AMMAN, Jordan — For the first time after more than a decade of activism trying to stop so-called honor crimes, Rana Husseini says she doesn’t have a lot to complain about in Jordan.
In the past, most men served less than a year for killing a woman who had “dishonored” her family. Now, more than seven months after the government restructured the legal system to deal with honor crimes as normal criminal cases, Jordan has seen at least 10 cases result in prison sentences of seven to 15 years.
The question remains: are the days of convicted murderers receiving nominal three-month jail terms in Jordan over?
"Journalists used to come and interview me and I'd say we have to do this and we have to do that, but now I’m saying totally different things," said Husseini, author of “Murder in the Name of Honor” and a local journalist. "It’s something very good, and it’s about time."
The change is being heralded as a huge step forward for Jordan that could compel others in the region to take a tougher stance on honor crimes.
However, many activists say that while it’s a positive turn of events, Jordan has stopped short of putting these changes into law. Without rewriting the law books, some worry that a new group of judges or other changes could undo the progress.
"Something really needs to happen with the legal provisions that are discriminatory," said Nadya Khalife, women’s rights researcher for the Middle East and North Africa at the Human Rights Watch office in Beirut. “Maybe there is some headway, but as long as the legal aspects
are not changed there’s no victory yet. All murders should be treated the same.”
In Lebanon, for example, honor crimes are a rare occurrence, but laws still exist that would allow perpetrators to face limited, if any, legal consequences for killing a woman in an honor crime. In Jordan, honor crimes remain a relatively limited occurrence, resulting in the death of about 20 people per year. Still, activists say that one is too many, especially if the murderer may be exempt from punishment.
After pressure from activist groups and even Jordan’s King Abdullah II and Queen Rania, in July the courts created a special judicial committee to handle honor crimes. It also began working with non-government organizations to educate legal officials about how to deal with the honor killings.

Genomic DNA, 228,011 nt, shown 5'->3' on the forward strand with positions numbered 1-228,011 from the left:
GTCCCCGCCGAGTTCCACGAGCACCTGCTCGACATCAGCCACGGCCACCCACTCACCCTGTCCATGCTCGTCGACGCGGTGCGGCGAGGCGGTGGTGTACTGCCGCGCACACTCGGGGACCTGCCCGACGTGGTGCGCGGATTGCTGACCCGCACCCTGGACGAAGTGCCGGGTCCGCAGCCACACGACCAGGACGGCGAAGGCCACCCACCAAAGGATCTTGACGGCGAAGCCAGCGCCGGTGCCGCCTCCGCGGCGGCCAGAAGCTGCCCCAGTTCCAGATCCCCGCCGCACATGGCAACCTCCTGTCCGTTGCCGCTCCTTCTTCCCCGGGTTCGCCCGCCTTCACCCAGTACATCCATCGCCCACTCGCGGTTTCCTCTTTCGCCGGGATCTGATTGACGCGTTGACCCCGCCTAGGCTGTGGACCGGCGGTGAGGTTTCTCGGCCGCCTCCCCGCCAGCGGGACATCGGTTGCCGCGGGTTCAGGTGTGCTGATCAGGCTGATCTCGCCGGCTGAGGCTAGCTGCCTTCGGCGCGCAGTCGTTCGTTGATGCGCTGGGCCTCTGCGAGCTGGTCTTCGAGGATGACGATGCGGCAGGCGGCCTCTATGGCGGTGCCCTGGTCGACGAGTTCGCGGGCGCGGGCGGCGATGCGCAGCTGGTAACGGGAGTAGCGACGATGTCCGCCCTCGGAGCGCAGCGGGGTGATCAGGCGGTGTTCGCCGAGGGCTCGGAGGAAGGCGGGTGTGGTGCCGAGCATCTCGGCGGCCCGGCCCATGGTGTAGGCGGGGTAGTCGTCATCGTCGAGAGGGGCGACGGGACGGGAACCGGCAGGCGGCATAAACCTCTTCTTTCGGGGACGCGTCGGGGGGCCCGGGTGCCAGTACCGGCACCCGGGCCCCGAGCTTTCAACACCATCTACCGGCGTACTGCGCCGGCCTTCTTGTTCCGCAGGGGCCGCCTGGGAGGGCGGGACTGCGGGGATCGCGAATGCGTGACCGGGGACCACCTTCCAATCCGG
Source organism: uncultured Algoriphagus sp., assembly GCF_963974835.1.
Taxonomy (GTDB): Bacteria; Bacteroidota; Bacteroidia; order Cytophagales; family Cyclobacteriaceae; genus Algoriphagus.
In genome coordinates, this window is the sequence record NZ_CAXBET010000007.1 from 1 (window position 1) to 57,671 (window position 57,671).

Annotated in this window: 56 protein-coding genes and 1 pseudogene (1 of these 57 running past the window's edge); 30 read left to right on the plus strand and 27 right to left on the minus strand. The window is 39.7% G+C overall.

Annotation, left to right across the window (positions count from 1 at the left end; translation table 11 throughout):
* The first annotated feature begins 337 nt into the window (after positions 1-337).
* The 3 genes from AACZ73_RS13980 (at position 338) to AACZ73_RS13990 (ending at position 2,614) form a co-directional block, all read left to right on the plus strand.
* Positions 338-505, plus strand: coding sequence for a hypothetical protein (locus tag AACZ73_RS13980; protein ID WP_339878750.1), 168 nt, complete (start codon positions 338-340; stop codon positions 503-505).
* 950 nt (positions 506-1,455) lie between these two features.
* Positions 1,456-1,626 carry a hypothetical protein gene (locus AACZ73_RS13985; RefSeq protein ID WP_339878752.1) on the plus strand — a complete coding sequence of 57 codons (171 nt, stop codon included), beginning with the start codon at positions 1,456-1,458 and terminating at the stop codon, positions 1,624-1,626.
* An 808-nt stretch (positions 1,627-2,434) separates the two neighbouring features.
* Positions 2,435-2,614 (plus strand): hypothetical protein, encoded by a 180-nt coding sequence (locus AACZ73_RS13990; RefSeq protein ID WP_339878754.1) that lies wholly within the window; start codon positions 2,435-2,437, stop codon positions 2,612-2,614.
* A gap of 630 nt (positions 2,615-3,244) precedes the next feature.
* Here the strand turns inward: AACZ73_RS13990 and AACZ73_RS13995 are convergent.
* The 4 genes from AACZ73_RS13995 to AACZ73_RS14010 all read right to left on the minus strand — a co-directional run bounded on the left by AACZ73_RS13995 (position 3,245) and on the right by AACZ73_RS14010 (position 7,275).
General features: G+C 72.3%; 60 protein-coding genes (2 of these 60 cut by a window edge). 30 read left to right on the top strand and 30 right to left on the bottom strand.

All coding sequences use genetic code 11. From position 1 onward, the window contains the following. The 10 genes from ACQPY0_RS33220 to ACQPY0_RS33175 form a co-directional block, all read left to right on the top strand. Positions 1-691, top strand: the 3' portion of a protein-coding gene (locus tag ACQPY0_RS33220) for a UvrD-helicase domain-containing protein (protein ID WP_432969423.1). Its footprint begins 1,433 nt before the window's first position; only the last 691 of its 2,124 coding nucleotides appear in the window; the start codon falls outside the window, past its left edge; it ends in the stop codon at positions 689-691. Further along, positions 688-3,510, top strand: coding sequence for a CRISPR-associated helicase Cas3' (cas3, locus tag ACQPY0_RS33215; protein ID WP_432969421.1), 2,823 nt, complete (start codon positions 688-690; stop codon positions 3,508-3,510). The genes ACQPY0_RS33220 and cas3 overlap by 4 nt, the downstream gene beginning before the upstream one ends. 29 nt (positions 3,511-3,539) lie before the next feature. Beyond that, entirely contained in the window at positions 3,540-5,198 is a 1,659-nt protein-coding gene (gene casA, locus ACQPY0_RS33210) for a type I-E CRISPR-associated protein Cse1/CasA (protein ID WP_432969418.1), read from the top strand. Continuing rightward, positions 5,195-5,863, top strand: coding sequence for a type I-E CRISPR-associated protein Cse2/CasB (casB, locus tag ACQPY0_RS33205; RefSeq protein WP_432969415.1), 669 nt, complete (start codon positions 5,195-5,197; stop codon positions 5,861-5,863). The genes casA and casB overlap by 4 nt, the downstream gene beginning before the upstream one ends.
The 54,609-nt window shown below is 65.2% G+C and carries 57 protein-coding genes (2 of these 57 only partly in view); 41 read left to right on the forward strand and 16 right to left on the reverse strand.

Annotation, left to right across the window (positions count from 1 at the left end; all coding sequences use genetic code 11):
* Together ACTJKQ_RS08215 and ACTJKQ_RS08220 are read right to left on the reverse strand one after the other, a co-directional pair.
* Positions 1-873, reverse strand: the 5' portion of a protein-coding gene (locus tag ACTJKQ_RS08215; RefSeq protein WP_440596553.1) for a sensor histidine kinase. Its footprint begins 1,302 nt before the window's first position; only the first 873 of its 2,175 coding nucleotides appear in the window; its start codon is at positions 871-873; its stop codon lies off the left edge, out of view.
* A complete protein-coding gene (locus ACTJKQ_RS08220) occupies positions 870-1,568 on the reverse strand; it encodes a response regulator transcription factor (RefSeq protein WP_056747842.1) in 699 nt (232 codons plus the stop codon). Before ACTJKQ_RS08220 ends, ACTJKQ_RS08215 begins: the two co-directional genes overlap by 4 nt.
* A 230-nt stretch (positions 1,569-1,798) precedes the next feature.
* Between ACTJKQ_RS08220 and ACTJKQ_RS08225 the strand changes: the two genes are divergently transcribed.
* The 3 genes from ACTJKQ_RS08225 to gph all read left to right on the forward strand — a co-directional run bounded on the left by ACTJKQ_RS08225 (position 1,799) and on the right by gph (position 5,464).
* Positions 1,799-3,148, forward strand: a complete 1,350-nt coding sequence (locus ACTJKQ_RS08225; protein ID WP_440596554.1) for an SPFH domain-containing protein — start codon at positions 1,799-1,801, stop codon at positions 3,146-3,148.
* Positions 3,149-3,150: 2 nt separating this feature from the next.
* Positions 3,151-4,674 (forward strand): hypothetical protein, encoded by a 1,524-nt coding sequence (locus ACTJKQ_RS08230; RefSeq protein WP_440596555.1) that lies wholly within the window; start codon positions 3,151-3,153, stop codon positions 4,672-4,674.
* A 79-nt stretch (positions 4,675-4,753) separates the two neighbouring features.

When these efforts began last summer, Husseini and many other activists doubted they would bring about much change. Since then, however, the court has yet to hand out one of the nominal prison sentences that used to be standard.
Still, in almost all honor crimes cases, families drop charges so the accused receive only half of the assigned prison sentence.
“Here in Jordan, as a whole society there are some serious changes within the whole community about [attitudes] related to women’s issues, even the judiciary system,” said Ihssan Barakat, a judge in the court of appeals and chairwoman for the Arab Women’s Legal Network. “They are accepting any new changes that give [women] better access to justice.”
She said that despite the recent changes in how honor crimes were handled in Jordan, there had been no official modifications to the legal system. However, she was doubtful the system would see any backsliding to previous sentencing practices.
Though the overall number of honor crimes has not dropped, Enaam Asha, a member of the board directors at the Sisterhood is Global Institute in Jordan, said that her organization had begun to see a slight cultural shift in how people handled incidents that could have previously resulted in honor crimes.
Now, when a young woman had relations with a man before marriage, rather than escalating to violence, Asha said some families were willing to resolve the situation through non-violent methods, such as marrying the couple. Additionally, she noted, the local media had begun reporting on honor crimes in such a way that was empathetic toward the victim. In the past, many news reports would condemn the murdered woman.
The longer prison sentences “reflect the change in the mentality of the judges in handling these kinds of cases and more importantly the change in the social perspective,” Asha said. “Maybe the number of honor crimes is not decreasing ... but through our daily interaction with people working on this issue, we were able to spot that there is a difference in how people handle such issues. People are becoming more understanding to such cases, both on the perpetrator’s part and the victim’s part, and also the society and the families around them.”
Husseini and other activists hope that as word of the new sentencing procedure spreads, more people will continue to seek other means for resolving these situations and the number of honor killings may begin to fall.
“Men should know, the ones wanting to kill their female relatives, if they do kill them, they will end up spending a long time in prison,” Husseini said.